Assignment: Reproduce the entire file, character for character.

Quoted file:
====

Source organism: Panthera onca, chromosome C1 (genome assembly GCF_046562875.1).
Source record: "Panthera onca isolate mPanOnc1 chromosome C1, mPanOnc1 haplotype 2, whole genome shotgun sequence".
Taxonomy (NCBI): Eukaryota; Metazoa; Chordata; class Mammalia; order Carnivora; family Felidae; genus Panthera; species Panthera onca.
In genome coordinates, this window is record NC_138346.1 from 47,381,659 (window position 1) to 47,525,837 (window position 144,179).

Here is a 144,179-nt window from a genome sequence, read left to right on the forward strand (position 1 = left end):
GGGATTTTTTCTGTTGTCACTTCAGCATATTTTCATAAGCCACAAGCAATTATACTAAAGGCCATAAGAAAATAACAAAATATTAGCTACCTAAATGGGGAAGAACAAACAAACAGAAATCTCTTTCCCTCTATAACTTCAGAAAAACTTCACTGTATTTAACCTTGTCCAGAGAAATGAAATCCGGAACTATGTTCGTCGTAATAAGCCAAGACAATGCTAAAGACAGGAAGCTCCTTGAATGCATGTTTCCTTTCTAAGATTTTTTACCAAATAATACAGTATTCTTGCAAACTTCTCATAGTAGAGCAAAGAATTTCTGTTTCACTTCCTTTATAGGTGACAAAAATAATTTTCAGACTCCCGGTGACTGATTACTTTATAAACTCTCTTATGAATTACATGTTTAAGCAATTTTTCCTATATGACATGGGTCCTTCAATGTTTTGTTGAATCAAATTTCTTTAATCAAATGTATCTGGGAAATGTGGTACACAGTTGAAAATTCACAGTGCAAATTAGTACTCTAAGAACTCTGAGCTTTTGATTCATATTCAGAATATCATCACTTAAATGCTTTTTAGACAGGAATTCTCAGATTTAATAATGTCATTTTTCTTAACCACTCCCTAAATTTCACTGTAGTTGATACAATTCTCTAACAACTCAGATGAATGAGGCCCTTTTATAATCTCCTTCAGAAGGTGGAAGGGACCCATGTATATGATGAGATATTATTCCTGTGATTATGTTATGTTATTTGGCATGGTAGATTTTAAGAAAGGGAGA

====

Source organism: Panthera onca, chromosome C1 (genome assembly GCF_046562875.1).
Source record: "Panthera onca isolate mPanOnc1 chromosome C1, mPanOnc1 haplotype 2, whole genome shotgun sequence".
Taxonomy (NCBI): Eukaryota; Metazoa; Chordata; class Mammalia; order Carnivora; family Felidae; genus Panthera; species Panthera onca.
In genome coordinates, this window is record NC_138346.1 from 47,381,659 (window position 1) to 47,525,837 (window position 144,179).

Here is a 144,179-nt window from a genome sequence, read left to right on the forward strand (position 1 = left end):
GGGATTTTTTCTGTTGTCACTTCAGCATATTTTCATAAGCCACAAGCAATTATACTAAAGGCCATAAGAAAATAACAAAATATTAGCTACCTAAATGGGGAAGAACAAACAAACAGAAATCTCTTTCCCTCTATAACTTCAGAAAAACTTCACTGTATTTAACCTTGTCCAGAGAAATGAAATCCGGAACTATGTTCGTCGTAATAAGCCAAGACAATGCTAAAGACAGGAAGCTCCTTGAATGCATGTTTCCTTTCTAAGATTTTTTACCAAATAATACAGTATTCTTGCAAACTTCTCATAGTAGAGCAAAGAATTTCTGTTTCACTTCCTTTATAGGTGACAAAAATAATTTTCAGACTCCCGGTGACTGATTACTTTATAAACTCTCTTATGAATTACATGTTTAAGCAATTTTTCCTATATGACATGGGTCCTTCAATGTTTTGTTGAATCAAATTTCTTTAATCAAATGTATCTGGGAAATGTGGTACACAGTTGAAAATTCACAGTGCAAATTAGTACTCTAAGAACTCTGAGCTTTTGATTCATATTCAGAATATCATCACTTAAATGCTTTTTAGACAGGAATTCTCAGATTTAATAATGTCATTTTTCTTAACCACTCCCTAAATTTCACTGTAGTTGATACAATTCTCTAACAACTCAGATGAATGAGGCCCTTTTATAATCTCCTTCAGAAGGTGGAAGGGACCCATGTATATGATGAGATATTATTCCTGTGATTATGTTATGTTATTTGGCATGGTAGATTTTAAGAAAGGGAGA